SORIANO REFUSES TO TAKE FIELD, BOWDEN THREATENS MOVE TO DISQUALIFIED LIST
Alfonso Soriano arrived in camp on Monday, had a chat with manager Frank Robinson about being a "team player," and was then penciled in as the Nationals' left fielder for tonight's game against the Dodgers. Eight players took the field. One didn't.
And so it begins.
After waiting several moments for Soriano to take the field, Robinson came out and informed the plate umpire that there would be a change in the lineup, and after an awkward moment of indecision, Brandon Watson jogged onto the field, glove in hand.
Round one to Soriano.
Robinson spent 20 minutes with Soriano before the start of the game, and thought he had made progress with the Dominican. "If he's going to play here, he's going to have to be out in left field," Robinson said.
"He said he's ready to play, he needs to play, he's ready for the season, and I penciled him in the lineup in left field."
Sounded like he agreed to the move, didn't it? Perhaps he changed his mind, or perhaps it was wishful thinking on the part of Robinson.
GM Jim Bowden, whose is the real villain in this story, said that if Soriano refused to play on Wednesday, he'll be placed on the disqualified list and will not receive any money until he plays the outfield. It seems that Bowden was the only person on the planet that didn't see the trade as a problem. There is a thread on the "Bleed Cubbie Blue" site that is discussing the Soriano saga. The Cubs, who were one of the few teams interested in a trade with the Nationals, have fans who would still like to see a trade occur. But "LT" wondered out lout what we've all been saying under our breath: "Why didn't the Nats know this before they made the trade? They have made some strange moves in their short existance...." You know you're in trouble when Cubs' fans question your team's moves and motives.
We've been waiting for four months to see how all this would play out. Now we know. Alfonso Soriano is indeed being selfish and putting himself before the needs of the team. Placing him on the disqualified list is Bowden's only real option, as every other team understands the situation and is going to offer far less in trade than Soriano is worth. Bowden can't do that, won't do that. All that's left is the disqualified list.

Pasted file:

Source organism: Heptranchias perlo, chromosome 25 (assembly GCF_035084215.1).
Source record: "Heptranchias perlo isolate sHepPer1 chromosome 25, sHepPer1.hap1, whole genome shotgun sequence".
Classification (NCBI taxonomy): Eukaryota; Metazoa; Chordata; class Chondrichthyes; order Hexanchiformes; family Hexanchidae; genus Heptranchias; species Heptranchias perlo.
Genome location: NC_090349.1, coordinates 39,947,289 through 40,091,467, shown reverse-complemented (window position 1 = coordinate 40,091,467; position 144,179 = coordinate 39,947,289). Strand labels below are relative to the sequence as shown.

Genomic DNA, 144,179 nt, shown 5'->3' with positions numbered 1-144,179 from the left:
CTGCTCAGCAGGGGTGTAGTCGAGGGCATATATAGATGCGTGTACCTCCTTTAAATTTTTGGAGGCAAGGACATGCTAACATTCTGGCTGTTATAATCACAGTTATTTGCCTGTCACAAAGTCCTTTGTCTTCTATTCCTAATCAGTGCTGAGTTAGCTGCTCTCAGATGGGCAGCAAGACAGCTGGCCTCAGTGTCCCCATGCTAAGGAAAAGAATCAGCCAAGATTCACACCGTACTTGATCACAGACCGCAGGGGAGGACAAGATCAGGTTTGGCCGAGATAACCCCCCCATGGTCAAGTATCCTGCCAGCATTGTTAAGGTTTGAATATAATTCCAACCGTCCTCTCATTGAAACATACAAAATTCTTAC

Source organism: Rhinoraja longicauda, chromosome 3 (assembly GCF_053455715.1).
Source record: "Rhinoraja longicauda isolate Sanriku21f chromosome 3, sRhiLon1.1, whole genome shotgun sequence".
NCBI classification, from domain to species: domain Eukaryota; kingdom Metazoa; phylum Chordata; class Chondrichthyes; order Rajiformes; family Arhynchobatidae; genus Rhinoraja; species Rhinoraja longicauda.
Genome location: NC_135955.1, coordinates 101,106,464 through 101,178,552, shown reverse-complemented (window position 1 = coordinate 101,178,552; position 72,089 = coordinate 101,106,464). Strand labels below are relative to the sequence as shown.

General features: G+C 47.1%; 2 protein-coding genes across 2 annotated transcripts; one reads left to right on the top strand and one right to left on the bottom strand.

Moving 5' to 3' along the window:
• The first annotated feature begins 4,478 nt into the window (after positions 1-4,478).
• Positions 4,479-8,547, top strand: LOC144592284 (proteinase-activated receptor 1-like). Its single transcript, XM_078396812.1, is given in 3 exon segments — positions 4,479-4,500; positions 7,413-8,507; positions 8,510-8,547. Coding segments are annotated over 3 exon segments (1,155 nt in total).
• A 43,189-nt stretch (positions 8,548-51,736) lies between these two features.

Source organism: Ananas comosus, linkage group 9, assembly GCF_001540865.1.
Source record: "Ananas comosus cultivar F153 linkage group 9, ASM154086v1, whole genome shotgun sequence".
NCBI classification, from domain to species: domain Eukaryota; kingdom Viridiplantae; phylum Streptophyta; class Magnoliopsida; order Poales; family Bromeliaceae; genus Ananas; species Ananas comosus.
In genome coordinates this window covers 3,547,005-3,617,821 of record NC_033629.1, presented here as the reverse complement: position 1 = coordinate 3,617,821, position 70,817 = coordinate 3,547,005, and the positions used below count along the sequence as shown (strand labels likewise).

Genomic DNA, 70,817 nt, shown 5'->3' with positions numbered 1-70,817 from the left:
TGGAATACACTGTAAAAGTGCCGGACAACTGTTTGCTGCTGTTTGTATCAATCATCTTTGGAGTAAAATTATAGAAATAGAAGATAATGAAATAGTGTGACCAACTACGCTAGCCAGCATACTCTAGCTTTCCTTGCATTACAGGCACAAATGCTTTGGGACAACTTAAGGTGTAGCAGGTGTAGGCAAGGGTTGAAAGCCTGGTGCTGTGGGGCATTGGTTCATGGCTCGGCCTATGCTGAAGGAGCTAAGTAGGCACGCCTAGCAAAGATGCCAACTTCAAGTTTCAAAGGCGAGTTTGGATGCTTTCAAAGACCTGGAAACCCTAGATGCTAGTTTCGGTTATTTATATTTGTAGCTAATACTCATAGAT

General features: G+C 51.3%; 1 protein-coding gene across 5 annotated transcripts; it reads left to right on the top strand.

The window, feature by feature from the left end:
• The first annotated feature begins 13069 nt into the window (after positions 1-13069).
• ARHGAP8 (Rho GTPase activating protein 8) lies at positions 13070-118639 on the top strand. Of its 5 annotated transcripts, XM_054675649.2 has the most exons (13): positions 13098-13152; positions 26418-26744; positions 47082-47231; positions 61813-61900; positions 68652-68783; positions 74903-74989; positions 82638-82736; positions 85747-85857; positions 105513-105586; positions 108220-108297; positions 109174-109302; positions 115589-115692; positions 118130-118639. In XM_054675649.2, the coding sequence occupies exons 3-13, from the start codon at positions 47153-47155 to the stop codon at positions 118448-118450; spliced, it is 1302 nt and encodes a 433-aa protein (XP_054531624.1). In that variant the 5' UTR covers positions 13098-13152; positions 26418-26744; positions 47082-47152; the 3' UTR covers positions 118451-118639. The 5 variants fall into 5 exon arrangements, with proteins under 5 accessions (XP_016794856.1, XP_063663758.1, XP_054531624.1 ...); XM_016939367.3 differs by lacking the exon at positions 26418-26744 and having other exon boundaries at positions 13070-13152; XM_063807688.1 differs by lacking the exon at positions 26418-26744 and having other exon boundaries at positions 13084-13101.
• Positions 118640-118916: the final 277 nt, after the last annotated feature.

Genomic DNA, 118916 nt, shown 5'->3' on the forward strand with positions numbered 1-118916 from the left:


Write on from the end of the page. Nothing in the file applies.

The disqualified list does more than just cause a player to lose their salary; the free-agency clock stops ticking as well. If Soriano were to be a total butt and sit out the entire year on the disqualified list, he would still be under team control for 2007. By not playing, he's hurting himself far more than he's hurting the Nationals.
At this point, even if Soriano relents and agrees to play the outfield, he has lost any good will the Nationals' fans may have shown him. There is no chance he'll be forgiven by the faithful, who would now rather see him rot on the disqualified list for the entire year than be traded for player(s) who could eventually help the team.
After a week of feel-good news, "it's" happening again. Stay tuned. It's going to get ugly.
to Soriano. At one time, he was the most
popular player in baseball (received the
most fan votes for the all star game).
I was a fan. Then you heard all the other
stuff, which is why the Yankees got rid
of him in the first place. Going back years now, he wouldn't take suggestions &
wouldn't do what the team asked of him.
He's doing the same thing now, but on a
bigger stage. The Yankees won't take him
back. As Marlon Brando said in On the
Waterfront--"I could've been a contender, I could've had class, I
could've been somebody. Instead of a
bum. Which is what I am."
Links to this post: